Later on ignoring the returnvalue and using the global. Time for
    refactoring.

    > char msg[]="\\000\\000\\000\\000\\000\\001Z00\\002AA LINUX \\004";
    >
    > wr=write(fd1,msg,100);


    Your mistake is that you don't know what gets sent through the serial port.
    Seriously, the 'echo -e ..' is something you type at a sh prompt (I assume
    you use sh or some similar shell). This line is subject to having certain
    characters (in particular the backslash) interpreted specially before
    invoking 'echo'. 'echo' in turn interprets another set of characters
    specially before sending anything to its stdout. Now, the same scheme
    applies to C sourcecode, which interprets the content of string literals
    to generate binary strings.

    IOW, you have to read manuals to first find out what gets sent to the
    serial port and can then start redoing the same under C.

    Uli
    Ulrich Eckhardt, Mar 21, 2005
    #2
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  3. In article <>,
    collinm <> wrote:
    :we use linux and c language

    ;under bash i do
    ;echo -e \\000\\000\\000\\000\000\\001Z00\\002AA LINUX \\004 >/dev/ttyS2

    :that send command to a led display (alpha sign communication)

    :i need to do convert this code to a c programm under linux

    :i tried this code:

    :/* Opening port one for read and write */
    :int open_port1(void)

    Your code for open_port1() is the same as your code for
    open_port2() except for the message about which port was opened.
    In particular, it is bug-for-bug identical in claiming to open S0 but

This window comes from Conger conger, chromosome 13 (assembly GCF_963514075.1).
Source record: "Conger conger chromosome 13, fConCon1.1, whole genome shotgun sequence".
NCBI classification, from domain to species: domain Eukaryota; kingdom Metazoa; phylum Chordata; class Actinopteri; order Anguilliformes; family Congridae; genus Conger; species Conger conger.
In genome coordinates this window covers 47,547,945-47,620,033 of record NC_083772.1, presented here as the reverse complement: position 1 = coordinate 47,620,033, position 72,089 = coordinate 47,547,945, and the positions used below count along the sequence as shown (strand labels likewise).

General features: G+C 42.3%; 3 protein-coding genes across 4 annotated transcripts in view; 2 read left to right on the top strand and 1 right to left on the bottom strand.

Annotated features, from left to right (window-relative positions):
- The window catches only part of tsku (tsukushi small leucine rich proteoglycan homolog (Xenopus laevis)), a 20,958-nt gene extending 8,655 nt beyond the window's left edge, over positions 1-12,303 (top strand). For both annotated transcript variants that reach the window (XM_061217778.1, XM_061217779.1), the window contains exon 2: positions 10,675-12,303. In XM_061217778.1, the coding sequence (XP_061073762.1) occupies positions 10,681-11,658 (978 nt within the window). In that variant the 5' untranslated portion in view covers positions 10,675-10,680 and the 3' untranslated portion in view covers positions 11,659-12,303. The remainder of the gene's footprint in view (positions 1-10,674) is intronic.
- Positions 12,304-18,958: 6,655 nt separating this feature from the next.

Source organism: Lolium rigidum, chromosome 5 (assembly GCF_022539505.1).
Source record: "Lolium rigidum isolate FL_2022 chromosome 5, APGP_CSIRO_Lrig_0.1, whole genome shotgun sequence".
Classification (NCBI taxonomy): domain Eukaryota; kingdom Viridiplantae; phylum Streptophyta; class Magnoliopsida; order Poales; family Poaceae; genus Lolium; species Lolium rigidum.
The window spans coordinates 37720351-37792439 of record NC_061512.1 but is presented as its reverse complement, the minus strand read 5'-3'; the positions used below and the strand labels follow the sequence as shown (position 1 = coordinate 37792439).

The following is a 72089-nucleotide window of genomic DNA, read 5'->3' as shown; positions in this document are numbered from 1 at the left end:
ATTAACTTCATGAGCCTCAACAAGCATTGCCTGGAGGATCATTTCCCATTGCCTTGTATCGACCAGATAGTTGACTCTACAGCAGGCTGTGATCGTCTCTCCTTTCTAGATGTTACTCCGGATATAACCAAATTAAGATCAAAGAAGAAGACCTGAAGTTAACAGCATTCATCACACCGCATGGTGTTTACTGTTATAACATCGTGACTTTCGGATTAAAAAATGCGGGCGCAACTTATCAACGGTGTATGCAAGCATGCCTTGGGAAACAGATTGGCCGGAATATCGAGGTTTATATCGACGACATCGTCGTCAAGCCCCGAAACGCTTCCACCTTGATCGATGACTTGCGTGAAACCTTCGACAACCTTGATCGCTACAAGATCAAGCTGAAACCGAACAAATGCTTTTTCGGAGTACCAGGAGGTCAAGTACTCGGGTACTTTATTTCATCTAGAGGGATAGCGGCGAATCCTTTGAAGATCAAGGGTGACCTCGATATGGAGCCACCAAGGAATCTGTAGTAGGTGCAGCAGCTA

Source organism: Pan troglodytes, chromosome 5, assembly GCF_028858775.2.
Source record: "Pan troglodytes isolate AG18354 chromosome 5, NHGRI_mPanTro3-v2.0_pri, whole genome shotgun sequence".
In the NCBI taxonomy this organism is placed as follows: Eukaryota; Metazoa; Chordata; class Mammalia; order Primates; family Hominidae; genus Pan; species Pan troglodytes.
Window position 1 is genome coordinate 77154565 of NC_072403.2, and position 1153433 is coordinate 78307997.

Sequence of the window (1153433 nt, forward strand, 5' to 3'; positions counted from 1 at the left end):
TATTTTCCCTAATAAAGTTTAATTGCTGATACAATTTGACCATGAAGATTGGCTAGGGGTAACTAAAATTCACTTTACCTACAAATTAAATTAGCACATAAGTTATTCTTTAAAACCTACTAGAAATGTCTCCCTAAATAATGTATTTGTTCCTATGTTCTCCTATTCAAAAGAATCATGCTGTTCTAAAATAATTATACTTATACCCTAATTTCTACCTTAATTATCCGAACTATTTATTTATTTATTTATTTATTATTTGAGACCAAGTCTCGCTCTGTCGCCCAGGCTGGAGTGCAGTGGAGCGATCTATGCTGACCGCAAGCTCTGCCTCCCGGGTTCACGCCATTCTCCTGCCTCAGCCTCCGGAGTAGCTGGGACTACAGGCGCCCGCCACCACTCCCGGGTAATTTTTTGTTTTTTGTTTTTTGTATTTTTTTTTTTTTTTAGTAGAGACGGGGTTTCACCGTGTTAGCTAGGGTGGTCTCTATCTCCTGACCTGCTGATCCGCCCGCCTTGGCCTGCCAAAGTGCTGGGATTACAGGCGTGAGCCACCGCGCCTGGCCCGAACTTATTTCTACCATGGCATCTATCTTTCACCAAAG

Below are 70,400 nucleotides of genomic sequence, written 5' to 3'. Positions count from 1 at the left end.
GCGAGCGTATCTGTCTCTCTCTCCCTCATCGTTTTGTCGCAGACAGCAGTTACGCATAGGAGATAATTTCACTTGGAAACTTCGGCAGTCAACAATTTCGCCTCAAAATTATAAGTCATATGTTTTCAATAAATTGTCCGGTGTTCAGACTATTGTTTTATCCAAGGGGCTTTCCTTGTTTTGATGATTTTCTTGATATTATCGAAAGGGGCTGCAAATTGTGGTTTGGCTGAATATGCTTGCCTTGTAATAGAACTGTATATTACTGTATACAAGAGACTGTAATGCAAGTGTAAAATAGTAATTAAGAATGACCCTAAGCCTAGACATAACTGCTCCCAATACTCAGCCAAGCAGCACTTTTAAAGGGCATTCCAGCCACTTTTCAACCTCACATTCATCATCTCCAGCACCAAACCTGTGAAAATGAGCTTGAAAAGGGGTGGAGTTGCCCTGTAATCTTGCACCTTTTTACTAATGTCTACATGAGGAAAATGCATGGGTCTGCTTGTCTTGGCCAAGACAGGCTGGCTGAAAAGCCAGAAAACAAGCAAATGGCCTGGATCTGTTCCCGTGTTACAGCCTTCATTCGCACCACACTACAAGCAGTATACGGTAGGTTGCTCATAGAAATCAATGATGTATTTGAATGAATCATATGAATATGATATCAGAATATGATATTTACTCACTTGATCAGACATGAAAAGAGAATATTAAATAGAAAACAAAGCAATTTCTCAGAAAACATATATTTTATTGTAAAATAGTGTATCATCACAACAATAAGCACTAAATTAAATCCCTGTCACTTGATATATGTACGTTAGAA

really opening S2.

    : fd1 = open("/dev/ttyS2", O_RDWR | O_NOCTTY | O_NDELAY);

    Why are you setting a global variable with the fd number, and
    then ignorning the fd value returned by the routine? Don't mix
    metaphors.

    : char msg[]="\\000\\000\\000\\000\\000\\001Z00\\002AA LINUX \\004";

    That doesn't correspond to what you are doing in bash. The correspondance
    would be

    char msg[] = {'\0', '\0', '\0', '\0', '0', '0', '\1', '0', '0',
    '\2', 'A', 'A', ' ', 'L', 'I', 'N', 'U', 'X', '\4' };

    a) in your bash version you have a \000 in one place instead of a \\000
    b) in your bash version the characters after the Z are literal, not
    numeric;
    c) using char[] with an initialized string is going to result in a trailing
    '\0' being put on that is not present in your original. As you are already
    dealing with null characters, this could be significant.

    : wr=write(fd1,msg,100);

    Why are you writing 100 characters out of a string that is only 19
    characters long? You should write(fd1, msg, sizeof(msg))

    : printf(" Bytes sent are %d \n",wr);
    : if (wr < 0)
    : fputs("write() of 4 bytes failed!\n", stderr);

    But it isn't 4 bytes you would have written!

    : fcntl(fd2, F_SETFL,FNDELAY);
    : rd=read(fd2,buff,100);